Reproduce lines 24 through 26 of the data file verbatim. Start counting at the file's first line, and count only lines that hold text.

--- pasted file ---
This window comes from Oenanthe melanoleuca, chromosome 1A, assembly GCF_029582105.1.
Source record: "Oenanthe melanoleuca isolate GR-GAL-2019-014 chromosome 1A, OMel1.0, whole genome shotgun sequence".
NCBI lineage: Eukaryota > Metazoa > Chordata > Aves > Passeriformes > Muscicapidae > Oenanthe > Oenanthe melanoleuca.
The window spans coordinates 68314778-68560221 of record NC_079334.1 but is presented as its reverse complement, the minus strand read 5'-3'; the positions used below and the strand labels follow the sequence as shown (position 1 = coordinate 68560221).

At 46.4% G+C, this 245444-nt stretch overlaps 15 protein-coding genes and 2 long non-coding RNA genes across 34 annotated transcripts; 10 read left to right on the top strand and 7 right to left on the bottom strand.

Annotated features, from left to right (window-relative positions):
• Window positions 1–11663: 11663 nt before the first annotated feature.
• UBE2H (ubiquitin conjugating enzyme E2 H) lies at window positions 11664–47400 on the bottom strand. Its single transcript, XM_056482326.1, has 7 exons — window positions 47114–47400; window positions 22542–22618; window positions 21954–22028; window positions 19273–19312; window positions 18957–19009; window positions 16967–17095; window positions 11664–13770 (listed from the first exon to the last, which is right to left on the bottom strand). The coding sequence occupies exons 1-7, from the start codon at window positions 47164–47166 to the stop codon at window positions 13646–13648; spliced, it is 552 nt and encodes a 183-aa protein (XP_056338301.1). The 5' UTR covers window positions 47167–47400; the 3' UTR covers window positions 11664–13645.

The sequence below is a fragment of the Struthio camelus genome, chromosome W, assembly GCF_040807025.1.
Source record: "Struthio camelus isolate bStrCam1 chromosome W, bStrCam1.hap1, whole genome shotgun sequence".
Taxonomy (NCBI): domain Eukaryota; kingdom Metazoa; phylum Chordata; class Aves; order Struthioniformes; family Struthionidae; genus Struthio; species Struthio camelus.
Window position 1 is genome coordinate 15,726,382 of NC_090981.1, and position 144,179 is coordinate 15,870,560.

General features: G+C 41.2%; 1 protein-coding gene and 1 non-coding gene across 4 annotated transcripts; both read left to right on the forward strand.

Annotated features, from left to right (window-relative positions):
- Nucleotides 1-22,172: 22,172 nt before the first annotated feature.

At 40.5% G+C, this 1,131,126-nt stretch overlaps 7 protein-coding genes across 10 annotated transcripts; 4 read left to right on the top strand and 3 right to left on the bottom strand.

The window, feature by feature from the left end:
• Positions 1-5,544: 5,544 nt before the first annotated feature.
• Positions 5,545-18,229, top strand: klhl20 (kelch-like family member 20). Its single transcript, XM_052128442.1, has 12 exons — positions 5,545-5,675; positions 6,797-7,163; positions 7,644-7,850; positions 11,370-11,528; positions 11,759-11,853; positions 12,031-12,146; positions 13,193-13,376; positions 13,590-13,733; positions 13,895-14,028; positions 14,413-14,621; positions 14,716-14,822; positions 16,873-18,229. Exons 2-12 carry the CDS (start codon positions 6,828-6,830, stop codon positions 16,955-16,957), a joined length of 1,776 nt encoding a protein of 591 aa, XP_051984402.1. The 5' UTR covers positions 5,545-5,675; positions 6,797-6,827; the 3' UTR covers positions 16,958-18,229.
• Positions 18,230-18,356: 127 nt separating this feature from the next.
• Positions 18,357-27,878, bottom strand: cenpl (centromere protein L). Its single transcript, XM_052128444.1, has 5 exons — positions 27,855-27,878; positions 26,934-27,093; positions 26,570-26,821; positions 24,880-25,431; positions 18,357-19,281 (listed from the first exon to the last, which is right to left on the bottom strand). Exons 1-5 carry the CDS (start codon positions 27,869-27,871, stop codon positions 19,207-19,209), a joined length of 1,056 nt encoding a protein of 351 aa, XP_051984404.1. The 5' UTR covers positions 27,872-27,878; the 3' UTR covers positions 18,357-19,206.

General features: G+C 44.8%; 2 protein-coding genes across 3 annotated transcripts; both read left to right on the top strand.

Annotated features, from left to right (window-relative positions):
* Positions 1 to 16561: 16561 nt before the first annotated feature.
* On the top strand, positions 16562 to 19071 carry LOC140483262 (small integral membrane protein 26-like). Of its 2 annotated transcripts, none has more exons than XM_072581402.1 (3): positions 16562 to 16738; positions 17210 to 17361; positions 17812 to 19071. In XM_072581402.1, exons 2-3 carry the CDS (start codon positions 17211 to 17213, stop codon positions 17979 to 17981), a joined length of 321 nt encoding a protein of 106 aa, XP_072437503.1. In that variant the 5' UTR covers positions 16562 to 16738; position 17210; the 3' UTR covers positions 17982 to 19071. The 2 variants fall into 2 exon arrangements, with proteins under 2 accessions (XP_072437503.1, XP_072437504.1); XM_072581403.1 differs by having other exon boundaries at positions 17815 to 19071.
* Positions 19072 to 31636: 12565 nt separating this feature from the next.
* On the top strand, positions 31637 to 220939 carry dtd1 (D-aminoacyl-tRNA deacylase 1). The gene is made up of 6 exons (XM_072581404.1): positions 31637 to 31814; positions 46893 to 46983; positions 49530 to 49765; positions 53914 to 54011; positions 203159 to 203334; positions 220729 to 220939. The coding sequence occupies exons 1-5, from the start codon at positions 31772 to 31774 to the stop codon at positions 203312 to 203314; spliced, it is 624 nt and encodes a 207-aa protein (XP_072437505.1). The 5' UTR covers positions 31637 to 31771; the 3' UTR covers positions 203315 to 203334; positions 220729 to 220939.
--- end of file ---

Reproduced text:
* Positions 1 to 16561: 16561 nt before the first annotated feature.
* On the top strand, positions 16562 to 19071 carry LOC140483262 (small integral membrane protein 26-like). Of its 2 annotated transcripts, none has more exons than XM_072581402.1 (3): positions 16562 to 16738; positions 17210 to 17361; positions 17812 to 19071. In XM_072581402.1, exons 2-3 carry the CDS (start codon positions 17211 to 17213, stop codon positions 17979 to 17981), a joined length of 321 nt encoding a protein of 106 aa, XP_072437503.1. In that variant the 5' UTR covers positions 16562 to 16738; position 17210; the 3' UTR covers positions 17982 to 19071. The 2 variants fall into 2 exon arrangements, with proteins under 2 accessions (XP_072437503.1, XP_072437504.1); XM_072581403.1 differs by having other exon boundaries at positions 17815 to 19071.
* Positions 19072 to 31636: 12565 nt separating this feature from the next.